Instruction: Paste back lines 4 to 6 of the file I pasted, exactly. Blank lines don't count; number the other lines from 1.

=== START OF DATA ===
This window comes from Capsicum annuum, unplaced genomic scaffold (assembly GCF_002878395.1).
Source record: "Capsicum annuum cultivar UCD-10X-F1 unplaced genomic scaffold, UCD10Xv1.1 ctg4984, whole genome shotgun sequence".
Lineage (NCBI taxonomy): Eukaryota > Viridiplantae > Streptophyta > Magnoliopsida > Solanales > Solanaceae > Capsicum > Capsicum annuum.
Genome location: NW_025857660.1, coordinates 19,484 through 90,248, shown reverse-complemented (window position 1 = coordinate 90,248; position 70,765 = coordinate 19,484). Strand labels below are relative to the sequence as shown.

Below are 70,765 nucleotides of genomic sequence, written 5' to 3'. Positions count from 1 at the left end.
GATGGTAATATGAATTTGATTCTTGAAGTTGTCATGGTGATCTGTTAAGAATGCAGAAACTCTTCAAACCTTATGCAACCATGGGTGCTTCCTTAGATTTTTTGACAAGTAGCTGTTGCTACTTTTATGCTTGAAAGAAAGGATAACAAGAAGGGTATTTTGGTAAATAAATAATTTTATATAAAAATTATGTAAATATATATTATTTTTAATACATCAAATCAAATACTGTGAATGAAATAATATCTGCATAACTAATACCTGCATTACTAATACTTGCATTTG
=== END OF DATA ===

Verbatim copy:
Genome location: NW_025857660.1, coordinates 19,484 through 90,248, shown reverse-complemented (window position 1 = coordinate 90,248; position 70,765 = coordinate 19,484). Strand labels below are relative to the sequence as shown.

Below are 70,765 nucleotides of genomic sequence, written 5' to 3'. Positions count from 1 at the left end.
GATGGTAATATGAATTTGATTCTTGAAGTTGTCATGGTGATCTGTTAAGAATGCAGAAACTCTTCAAACCTTATGCAACCATGGGTGCTTCCTTAGATTTTTTGACAAGTAGCTGTTGCTACTTTTATGCTTGAAAGAAAGGATAACAAGAAGGGTATTTTGGTAAATAAATAATTTTATATAAAAATTATGTAAATATATATTATTTTTAATACATCAAATCAAATACTGTGAATGAAATAATATCTGCATAACTAATACCTGCATTACTAATACTTGCATTTG